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Litigation and Technology: How the Internet Is Changing the Practice

NCJ Number
Federal Lawyer Volume: 47 Issue: 1 Dated: January 2000 Pages: 25-28
Jonathan M. Redgrave
Date Published
January 2000
4 pages
This article identifies recent Internet innovations and discusses how they are changing legal practice.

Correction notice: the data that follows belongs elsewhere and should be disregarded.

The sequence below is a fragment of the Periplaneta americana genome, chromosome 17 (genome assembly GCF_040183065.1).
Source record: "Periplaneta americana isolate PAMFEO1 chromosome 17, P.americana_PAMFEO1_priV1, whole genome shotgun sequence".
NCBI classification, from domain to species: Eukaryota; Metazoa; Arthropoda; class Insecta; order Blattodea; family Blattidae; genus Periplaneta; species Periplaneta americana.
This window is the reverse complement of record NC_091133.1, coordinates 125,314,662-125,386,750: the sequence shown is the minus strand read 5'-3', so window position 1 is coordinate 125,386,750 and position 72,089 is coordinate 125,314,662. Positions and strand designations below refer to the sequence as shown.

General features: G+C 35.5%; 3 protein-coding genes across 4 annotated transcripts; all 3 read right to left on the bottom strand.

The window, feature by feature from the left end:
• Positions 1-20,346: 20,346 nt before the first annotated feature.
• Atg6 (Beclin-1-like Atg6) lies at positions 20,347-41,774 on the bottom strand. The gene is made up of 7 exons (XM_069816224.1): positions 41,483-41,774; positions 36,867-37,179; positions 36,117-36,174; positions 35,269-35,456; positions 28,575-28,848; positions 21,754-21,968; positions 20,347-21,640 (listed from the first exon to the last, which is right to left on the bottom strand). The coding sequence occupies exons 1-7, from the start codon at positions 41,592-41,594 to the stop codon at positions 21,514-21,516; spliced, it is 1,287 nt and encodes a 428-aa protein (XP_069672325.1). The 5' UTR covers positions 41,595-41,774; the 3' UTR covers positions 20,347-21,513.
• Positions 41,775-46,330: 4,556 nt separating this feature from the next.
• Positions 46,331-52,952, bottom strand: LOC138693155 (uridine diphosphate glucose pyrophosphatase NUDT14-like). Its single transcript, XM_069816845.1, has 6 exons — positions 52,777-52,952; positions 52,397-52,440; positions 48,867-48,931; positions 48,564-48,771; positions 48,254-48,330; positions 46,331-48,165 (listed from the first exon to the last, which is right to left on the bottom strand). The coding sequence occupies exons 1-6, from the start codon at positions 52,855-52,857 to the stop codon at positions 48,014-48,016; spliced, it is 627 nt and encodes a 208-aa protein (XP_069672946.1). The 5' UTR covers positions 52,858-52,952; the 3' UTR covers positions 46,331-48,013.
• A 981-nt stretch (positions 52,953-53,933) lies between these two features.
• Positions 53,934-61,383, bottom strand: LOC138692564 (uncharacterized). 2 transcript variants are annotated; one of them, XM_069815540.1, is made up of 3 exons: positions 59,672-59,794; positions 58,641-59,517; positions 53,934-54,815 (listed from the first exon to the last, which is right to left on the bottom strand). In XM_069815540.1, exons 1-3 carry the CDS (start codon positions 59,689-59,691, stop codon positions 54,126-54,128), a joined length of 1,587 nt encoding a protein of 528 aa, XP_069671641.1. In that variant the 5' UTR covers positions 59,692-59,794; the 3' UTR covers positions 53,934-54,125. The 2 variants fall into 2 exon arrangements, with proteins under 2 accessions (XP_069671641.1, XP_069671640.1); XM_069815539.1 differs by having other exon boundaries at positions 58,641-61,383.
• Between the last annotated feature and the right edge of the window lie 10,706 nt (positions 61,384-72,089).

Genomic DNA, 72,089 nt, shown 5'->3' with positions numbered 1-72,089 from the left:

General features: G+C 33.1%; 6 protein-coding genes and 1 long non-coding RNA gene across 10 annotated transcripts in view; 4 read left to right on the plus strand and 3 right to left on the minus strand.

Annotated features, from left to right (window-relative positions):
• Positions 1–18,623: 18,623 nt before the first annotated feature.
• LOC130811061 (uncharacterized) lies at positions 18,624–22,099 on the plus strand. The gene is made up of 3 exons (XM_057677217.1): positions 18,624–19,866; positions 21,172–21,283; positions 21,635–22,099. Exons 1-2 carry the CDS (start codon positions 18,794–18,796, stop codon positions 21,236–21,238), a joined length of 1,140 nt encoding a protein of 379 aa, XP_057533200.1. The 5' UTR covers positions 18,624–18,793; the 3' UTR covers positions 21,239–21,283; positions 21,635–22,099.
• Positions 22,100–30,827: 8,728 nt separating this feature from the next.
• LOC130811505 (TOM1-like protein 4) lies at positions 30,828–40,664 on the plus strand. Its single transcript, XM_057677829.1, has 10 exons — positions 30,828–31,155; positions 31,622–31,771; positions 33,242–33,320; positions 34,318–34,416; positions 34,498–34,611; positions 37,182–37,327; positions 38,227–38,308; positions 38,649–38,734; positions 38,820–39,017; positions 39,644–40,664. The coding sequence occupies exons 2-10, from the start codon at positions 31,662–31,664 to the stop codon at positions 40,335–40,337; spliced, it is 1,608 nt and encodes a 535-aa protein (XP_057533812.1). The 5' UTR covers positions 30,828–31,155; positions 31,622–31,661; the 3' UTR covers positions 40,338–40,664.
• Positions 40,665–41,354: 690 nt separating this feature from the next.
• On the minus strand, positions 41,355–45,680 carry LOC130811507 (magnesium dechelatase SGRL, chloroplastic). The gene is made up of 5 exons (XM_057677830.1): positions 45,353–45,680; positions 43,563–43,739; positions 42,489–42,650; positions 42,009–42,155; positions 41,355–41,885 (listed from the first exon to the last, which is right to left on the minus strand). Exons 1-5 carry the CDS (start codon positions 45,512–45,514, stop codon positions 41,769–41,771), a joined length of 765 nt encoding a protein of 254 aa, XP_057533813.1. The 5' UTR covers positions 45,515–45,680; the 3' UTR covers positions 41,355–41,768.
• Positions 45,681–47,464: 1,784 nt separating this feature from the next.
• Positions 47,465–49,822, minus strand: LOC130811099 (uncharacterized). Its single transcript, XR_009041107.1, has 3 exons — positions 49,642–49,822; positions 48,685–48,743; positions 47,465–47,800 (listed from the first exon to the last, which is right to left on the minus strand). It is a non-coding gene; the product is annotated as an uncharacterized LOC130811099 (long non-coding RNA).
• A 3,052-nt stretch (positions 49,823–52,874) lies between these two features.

Generally, the Internet is useful for beginning a search for information, persons, and corporations. Information that once required numerous phone calls and several days to receive is now available at the touch of a mouse. Also, new web sites are offering alternatives to the expensive research services traditionally offered by giant vendors; for example, attorneys can now download many Federal cases directly from the Internet. In addition to being an excellent research tool, the Internet can help attorneys resolve basic litigation issues; for example, locating potential parties and ascertaining where to file a lawsuit can be done quickly and efficiently from the convenience of the office. One of the first legal issues involving the Internet has been whether particular Internet activities create sufficient minimum contacts with a jurisdiction to allow the exercise of personal jurisdiction over the person or corporation in a particular State. The courts have generally addressed this issue by dividing Internet activities into three categories: activities that involve conducting business, activities that involve posting information, and activities that involve using interactive web sites to exchange information with a computer host. Any State in which a party engages in Internet activities of a business nature may qualify as a proper forum for a lawsuit. Once an actual lawsuit is being pursued, the Internet is fertile ground for factual research on the case and the parties involved. Security technology is now available for establishing private web sites that are accessible only to outside counsel, in-house counsel, and/or clients. Such a web site is an access point to centralized databases of work product and case documents. The author recommends that anyone who plans to practice law into the next decade consider attending one of the many conferences being sponsored on the Internet and the law. 15 notes